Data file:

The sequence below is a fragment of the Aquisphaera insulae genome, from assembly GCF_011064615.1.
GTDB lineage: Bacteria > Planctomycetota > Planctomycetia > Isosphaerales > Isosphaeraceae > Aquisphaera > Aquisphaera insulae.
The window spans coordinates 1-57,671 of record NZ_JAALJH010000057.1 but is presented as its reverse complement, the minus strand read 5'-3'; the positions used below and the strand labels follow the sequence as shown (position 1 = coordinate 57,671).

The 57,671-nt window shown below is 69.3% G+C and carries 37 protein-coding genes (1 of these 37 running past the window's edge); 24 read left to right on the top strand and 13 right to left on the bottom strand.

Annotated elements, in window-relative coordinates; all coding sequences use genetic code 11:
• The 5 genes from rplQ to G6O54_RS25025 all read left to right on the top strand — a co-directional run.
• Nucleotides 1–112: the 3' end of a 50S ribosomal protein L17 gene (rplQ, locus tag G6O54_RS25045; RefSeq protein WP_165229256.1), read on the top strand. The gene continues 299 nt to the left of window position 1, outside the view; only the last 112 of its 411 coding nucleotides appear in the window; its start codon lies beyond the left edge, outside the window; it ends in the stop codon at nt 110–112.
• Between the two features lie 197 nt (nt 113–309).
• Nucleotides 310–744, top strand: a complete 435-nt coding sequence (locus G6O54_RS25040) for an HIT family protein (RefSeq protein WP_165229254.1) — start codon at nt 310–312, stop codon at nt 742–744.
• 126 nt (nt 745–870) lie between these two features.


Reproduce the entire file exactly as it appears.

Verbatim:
The sequence below is a fragment of the Aquisphaera insulae genome, from assembly GCF_011064615.1.
GTDB lineage: Bacteria > Planctomycetota > Planctomycetia > Isosphaerales > Isosphaeraceae > Aquisphaera > Aquisphaera insulae.
The window spans coordinates 1-57,671 of record NZ_JAALJH010000057.1 but is presented as its reverse complement, the minus strand read 5'-3'; the positions used below and the strand labels follow the sequence as shown (position 1 = coordinate 57,671).

The 57,671-nt window shown below is 69.3% G+C and carries 37 protein-coding genes (1 of these 37 running past the window's edge); 24 read left to right on the top strand and 13 right to left on the bottom strand.

Annotated elements, in window-relative coordinates; all coding sequences use genetic code 11:
• The 5 genes from rplQ to G6O54_RS25025 all read left to right on the top strand — a co-directional run.
• Nucleotides 1–112: the 3' end of a 50S ribosomal protein L17 gene (rplQ, locus tag G6O54_RS25045; RefSeq protein WP_165229256.1), read on the top strand. The gene continues 299 nt to the left of window position 1, outside the view; only the last 112 of its 411 coding nucleotides appear in the window; its start codon lies beyond the left edge, outside the window; it ends in the stop codon at nt 110–112.
• Between the two features lie 197 nt (nt 113–309).
• Nucleotides 310–744, top strand: a complete 435-nt coding sequence (locus G6O54_RS25040) for an HIT family protein (RefSeq protein WP_165229254.1) — start codon at nt 310–312, stop codon at nt 742–744.
• 126 nt (nt 745–870) lie between these two features.